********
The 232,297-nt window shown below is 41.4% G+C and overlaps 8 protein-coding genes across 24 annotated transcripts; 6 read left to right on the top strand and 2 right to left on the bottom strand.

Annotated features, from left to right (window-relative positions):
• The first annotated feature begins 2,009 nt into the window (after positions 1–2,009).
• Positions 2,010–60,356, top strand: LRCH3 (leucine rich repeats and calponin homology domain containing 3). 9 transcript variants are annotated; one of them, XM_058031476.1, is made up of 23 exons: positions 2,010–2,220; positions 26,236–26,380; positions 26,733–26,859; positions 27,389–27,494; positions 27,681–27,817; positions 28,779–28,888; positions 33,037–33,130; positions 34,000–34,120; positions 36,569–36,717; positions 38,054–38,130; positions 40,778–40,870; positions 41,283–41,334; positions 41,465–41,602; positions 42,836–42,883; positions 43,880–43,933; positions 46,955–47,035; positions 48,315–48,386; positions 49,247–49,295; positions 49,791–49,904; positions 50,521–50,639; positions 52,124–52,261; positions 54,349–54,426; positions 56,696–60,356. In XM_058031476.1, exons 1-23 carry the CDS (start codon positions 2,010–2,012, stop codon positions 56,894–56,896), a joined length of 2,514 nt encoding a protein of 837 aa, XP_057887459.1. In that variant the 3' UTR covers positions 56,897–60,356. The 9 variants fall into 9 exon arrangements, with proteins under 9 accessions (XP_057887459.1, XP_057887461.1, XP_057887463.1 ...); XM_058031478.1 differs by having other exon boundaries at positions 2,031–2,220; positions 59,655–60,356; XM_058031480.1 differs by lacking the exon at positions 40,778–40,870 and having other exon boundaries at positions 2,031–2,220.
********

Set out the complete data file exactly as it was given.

The 232,297-nt window shown below is 41.4% G+C and overlaps 8 protein-coding genes across 24 annotated transcripts; 6 read left to right on the top strand and 2 right to left on the bottom strand.

Annotated features, from left to right (window-relative positions):
• The first annotated feature begins 2,009 nt into the window (after positions 1–2,009).
• Positions 2,010–60,356, top strand: LRCH3 (leucine rich repeats and calponin homology domain containing 3). 9 transcript variants are annotated; one of them, XM_058031476.1, is made up of 23 exons: positions 2,010–2,220; positions 26,236–26,380; positions 26,733–26,859; positions 27,389–27,494; positions 27,681–27,817; positions 28,779–28,888; positions 33,037–33,130; positions 34,000–34,120; positions 36,569–36,717; positions 38,054–38,130; positions 40,778–40,870; positions 41,283–41,334; positions 41,465–41,602; positions 42,836–42,883; positions 43,880–43,933; positions 46,955–47,035; positions 48,315–48,386; positions 49,247–49,295; positions 49,791–49,904; positions 50,521–50,639; positions 52,124–52,261; positions 54,349–54,426; positions 56,696–60,356. In XM_058031476.1, exons 1-23 carry the CDS (start codon positions 2,010–2,012, stop codon positions 56,894–56,896), a joined length of 2,514 nt encoding a protein of 837 aa, XP_057887459.1. In that variant the 3' UTR covers positions 56,897–60,356. The 9 variants fall into 9 exon arrangements, with proteins under 9 accessions (XP_057887459.1, XP_057887461.1, XP_057887463.1 ...); XM_058031478.1 differs by having other exon boundaries at positions 2,031–2,220; positions 59,655–60,356; XM_058031480.1 differs by lacking the exon at positions 40,778–40,870 and having other exon boundaries at positions 2,031–2,220.